• Perceiving
  • Sensitive to 
  • Apperceptive
  • Awake
  • Informed
  • In on
  • Noticing
  • Seeing
  • Receptive
  • Understanding
  • Attentive
  • Cognizant
  • Comprehension

Antonyms of sentient include:

  • Insentience
  • Unconsciousness
  • Dead
  • Not alive
  • Nonhuman
  • Unreal
  • Inanimateness
  • Emotionless

How Can You Use Sentient in a Sentence?

Wondering how to use sentient in a sentence? Although it can sometimes be tough to get the hang of a new word — we’ve got you covered. 

Here are some great example sentences using our word of the day for you to study below: 

“I don’t know about you, but I believe all plants are sentient.”

“Did you know that humans aren’t the only sentient beings on the planet?”

“Since it barely moves, most folks don’t perceive snails as sentient.”

“Among the many sentient creatures that walk the earth, dolphins are without a doubt my favorite.”

“All sentient life is important… even the ants.”

“If something is able to respond to external stimuli, it’s sentient.”

“When I was at the animal welfare meeting in New York last week, I found out lobsters are now considered sentient in the UK.”

“If you’re a human being — you’re sentient.”

“Mark believes all living things are sentient, but Bob believes otherwise.”

“Despite what many people like to believe, rats are surprisingly sentient.”

“As a botanist who has been in the field for two decades, I’ve come to the realization that plants are sentient beings.”

“My hippie mother refuses to eat any sentient beings so her diet is mostly made up of oysters and fungi plants.”

“I had to write a paper on insects last year, and discovered that these itty-bitty, creepy-crawlies are in fact sentient.”

“Do you think it’s actually possible to create a robot that is sentient?”

What Are Translations of Sentient?

The word sentient derives from sentience, which was coined by philosophers back in the 1630s. Seeing as our word of the day has been around for quite some time, it’s not surprising that there are multiple ways to say it in various languages.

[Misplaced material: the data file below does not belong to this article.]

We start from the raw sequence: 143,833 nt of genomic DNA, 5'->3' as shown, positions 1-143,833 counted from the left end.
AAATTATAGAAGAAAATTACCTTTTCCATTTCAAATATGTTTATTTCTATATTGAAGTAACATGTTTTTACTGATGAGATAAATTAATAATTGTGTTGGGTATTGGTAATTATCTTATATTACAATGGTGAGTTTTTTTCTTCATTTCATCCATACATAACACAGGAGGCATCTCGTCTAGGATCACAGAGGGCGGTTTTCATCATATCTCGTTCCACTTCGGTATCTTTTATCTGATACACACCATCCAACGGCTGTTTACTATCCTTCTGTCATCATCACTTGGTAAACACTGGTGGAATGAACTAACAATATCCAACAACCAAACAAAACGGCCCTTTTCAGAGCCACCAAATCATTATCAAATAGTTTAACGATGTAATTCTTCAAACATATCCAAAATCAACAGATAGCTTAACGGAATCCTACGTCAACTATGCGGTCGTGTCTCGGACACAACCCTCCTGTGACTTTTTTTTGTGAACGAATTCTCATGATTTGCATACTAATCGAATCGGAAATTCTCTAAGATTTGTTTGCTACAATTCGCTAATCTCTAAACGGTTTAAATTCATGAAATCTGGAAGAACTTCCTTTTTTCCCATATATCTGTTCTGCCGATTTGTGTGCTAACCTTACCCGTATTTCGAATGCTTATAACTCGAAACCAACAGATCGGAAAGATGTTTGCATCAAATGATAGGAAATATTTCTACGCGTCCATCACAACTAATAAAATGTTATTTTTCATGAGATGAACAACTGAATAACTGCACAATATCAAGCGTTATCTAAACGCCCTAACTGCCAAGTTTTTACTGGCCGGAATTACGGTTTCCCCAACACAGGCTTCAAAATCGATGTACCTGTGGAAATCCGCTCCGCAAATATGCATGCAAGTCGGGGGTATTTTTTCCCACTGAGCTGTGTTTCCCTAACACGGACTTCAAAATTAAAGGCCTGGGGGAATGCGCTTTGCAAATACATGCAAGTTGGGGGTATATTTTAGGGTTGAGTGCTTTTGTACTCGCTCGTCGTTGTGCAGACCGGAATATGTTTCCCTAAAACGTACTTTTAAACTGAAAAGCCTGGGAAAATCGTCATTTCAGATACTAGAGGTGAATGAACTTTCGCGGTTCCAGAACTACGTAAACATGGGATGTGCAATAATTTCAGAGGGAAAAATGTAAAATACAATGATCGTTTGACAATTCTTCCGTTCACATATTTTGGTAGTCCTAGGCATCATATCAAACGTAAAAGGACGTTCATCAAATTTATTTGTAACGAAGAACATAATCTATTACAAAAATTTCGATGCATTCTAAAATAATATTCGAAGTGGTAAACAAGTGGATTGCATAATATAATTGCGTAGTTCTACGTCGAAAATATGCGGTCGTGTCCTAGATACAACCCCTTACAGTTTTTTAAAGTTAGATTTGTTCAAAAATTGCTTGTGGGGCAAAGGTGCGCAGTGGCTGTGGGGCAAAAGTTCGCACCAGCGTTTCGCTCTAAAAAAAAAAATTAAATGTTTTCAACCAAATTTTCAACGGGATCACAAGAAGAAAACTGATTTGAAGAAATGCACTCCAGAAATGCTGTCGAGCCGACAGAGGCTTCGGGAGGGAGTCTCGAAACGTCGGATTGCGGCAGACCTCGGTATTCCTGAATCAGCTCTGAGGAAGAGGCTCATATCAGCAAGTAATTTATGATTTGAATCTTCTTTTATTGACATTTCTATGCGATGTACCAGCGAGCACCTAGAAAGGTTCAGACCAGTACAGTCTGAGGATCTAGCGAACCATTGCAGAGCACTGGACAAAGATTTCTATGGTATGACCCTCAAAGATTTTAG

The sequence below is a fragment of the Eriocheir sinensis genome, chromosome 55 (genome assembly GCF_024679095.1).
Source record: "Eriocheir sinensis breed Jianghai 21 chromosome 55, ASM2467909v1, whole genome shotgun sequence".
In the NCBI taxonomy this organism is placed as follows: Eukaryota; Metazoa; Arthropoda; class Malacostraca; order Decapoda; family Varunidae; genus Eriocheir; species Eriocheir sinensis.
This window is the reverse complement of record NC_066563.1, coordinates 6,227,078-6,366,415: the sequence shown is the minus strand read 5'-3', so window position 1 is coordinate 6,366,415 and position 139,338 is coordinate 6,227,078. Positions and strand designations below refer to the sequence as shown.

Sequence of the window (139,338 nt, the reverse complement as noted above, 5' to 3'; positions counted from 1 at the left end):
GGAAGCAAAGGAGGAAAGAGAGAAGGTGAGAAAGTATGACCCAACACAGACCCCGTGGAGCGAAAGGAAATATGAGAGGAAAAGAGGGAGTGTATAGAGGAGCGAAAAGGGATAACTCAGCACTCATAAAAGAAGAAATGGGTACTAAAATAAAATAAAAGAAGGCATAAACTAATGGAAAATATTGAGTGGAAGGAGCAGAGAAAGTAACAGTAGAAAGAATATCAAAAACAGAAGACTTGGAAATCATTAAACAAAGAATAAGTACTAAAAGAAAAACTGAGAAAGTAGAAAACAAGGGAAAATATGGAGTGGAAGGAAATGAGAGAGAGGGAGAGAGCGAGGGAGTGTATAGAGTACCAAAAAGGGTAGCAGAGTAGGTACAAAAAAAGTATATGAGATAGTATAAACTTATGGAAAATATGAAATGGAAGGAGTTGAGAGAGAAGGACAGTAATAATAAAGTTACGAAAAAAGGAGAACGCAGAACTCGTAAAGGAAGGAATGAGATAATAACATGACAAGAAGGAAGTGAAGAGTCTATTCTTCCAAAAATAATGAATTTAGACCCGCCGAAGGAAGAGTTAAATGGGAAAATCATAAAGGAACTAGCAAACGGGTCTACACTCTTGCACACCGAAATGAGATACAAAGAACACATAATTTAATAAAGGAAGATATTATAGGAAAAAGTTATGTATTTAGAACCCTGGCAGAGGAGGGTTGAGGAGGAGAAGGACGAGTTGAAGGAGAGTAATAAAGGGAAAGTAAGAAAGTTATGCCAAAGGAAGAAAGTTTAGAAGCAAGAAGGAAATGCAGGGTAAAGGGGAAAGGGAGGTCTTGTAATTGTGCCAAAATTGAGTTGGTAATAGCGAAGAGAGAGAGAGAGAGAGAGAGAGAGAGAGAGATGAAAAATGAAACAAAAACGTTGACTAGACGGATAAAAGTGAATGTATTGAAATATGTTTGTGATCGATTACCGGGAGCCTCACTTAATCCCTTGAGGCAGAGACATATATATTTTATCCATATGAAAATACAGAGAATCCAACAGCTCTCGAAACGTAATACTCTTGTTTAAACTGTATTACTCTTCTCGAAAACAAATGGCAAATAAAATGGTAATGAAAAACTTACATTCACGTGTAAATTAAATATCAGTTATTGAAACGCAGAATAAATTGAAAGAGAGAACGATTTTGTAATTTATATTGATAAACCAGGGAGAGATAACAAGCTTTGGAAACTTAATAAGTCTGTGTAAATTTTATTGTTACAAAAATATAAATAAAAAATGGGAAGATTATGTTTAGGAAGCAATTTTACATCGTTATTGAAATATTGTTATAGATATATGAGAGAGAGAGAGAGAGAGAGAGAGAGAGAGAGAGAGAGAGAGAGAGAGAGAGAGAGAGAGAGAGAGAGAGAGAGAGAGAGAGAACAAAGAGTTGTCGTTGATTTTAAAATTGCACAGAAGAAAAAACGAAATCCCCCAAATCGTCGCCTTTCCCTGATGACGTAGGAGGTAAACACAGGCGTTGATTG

With this in mind, here are some common translations for your reference below:

  • Afrikaans — sentient
  • Arabic — واع
  • Bulgarian — Съзнателни
  • Chinese (simplified) — 意识
  • Croatian — Živih
  • Czech — vnímající
  • Danish — Følende
  • Dutch — Levende
  • Finnish — tunteva
  • French — sentient
  • German — empfindend
  • Greek — ευαίσθητος
  • Italian — senziente
  • Japanese — 衆生
  • Korean — 지적인
  • Norwegian — Levende
  • Polish — Czujące
  • Portuguese — senciente
  • Russian — чувствующий
  • Spanish — sensible
  • Swedish — Kännande
  • Thai — ความรู้สึก
  • Turkish — Sentient
  • Ukrainian — Живих
  • Vietnamese — có tri giác

A Final Word

The term sentience (known in philosophy as “qualia”) can be defined as the capacity to experience feelings and sensations. 

With this definition in mind, we can conclude that the adjective sentient refers to someone — or something — that perceives and responds to sensations of sight, hearing, taste, or smell.  


Sentient definition and meaning | Collins English Dictionary

22 Synonyms & Antonyms for SENTIENT |

What Is a Sentient Being? Definition and Examples of Sentient Beings | Sentient Media